OPEC has every incentive to balance markets sooner rather than later, to let the demand side continue to grow, and then to capitalize on that. Remember, OPEC doesn’t really want $100.00 per barrel oil. At $100.00 a barrel, oil simply becomes less cost efficient and people start more seriously considering alternatives to fossil fuel. Neither does OPEC want $20.00 a barrel oil because OPEC nations can’t balance their budget. At the end of the day, they want oil in a price range where consumers want to keep consuming, governments can’t make alternative energy more appealing to their populace by arguing that it is cheaper, and they get to keep pumping and supplying the world. The United States has an estimated 300 years of oil needed for our use under the ground. The last thing OPEC truly wants is people to decide they don’t need oil. They want oil to remain a cheaper alternative (but not too cheap) for years to come thereby making their otherwise overstated relevance to the world continue years longer than is truly necessary. And if oil is too expensive, and alternatives are put into place, they lose that relevance. Thus, they want shale in the game. Long term, they are seeking the golden window. And that golden window is open longer if they keep crude priced just right.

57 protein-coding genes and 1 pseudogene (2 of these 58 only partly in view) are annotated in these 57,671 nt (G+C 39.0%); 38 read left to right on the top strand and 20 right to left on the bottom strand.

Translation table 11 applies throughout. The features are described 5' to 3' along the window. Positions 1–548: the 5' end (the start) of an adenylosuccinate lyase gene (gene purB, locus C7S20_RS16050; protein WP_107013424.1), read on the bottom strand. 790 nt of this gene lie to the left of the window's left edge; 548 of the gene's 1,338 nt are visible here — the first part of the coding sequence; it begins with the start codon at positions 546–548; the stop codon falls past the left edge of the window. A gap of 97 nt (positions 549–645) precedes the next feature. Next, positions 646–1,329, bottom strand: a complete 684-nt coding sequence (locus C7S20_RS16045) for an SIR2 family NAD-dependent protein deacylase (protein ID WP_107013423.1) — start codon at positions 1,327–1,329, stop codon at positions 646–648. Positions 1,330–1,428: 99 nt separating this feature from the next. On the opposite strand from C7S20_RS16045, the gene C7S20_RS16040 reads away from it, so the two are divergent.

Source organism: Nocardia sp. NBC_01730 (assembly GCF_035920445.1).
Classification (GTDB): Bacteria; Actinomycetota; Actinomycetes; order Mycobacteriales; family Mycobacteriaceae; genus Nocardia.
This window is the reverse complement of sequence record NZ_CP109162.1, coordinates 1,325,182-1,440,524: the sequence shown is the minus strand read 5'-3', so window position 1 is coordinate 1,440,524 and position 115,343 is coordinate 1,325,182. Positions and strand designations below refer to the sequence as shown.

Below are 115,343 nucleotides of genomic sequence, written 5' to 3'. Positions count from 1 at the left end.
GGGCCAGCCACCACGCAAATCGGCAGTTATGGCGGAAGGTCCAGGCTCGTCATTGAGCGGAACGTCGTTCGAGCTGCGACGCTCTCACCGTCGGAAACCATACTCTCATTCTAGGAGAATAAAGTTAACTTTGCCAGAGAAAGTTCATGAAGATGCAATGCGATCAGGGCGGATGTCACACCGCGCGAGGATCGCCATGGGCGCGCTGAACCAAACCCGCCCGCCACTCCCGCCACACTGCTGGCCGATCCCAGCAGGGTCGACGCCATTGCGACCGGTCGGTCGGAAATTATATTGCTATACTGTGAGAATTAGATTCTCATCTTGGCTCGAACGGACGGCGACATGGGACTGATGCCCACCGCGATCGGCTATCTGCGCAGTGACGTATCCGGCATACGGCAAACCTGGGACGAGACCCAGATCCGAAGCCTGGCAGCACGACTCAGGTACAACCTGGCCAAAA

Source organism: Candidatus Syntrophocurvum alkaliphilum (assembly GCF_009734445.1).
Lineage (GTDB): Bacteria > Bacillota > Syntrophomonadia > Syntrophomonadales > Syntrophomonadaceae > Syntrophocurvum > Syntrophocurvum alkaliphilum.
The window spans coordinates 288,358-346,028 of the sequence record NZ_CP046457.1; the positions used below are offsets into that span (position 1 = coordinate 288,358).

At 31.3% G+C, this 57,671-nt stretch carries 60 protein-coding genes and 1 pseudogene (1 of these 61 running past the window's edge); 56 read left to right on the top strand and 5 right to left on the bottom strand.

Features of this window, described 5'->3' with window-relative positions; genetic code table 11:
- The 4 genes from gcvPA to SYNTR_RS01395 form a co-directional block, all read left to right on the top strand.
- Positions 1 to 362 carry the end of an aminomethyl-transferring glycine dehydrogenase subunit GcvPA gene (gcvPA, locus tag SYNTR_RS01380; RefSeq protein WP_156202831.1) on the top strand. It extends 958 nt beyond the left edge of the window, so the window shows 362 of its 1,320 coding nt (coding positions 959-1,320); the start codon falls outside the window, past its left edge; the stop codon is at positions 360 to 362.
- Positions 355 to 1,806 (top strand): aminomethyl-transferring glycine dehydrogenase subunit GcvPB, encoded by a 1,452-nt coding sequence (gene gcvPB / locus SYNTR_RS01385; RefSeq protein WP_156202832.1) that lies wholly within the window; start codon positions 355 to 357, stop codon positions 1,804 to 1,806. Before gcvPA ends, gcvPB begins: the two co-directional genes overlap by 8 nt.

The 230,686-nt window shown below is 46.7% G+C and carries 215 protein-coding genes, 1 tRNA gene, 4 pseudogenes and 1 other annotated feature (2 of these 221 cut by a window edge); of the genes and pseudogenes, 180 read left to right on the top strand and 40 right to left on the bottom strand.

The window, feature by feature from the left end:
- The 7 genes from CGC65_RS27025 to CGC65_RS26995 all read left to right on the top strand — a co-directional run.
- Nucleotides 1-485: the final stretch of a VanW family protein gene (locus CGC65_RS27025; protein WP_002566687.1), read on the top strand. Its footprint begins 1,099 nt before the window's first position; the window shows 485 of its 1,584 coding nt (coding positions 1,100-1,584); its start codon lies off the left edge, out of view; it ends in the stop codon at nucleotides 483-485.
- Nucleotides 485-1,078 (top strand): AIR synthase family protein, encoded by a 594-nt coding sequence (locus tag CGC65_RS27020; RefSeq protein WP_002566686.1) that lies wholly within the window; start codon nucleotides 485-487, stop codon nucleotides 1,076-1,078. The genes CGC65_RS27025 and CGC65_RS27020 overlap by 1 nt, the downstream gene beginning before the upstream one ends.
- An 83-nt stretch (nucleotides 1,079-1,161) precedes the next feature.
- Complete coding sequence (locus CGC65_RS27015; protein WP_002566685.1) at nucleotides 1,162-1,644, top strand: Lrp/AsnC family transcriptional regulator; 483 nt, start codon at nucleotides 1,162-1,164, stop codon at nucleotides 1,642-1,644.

I apologize to our readers for missing the last issue. We have been crazy busy here trying to make sure we have enough steel inbound over the coming months to keep you all happily in supply.As always, I personally thank you all for your friendship and support! I am so happy that over the last few blog posts I’ve been able to deliver happy news!

By: Ty Chapman

Five Star Metals, Inc.

Raising the Bar for Customer Service and Quality

Twitter: @FSM_TY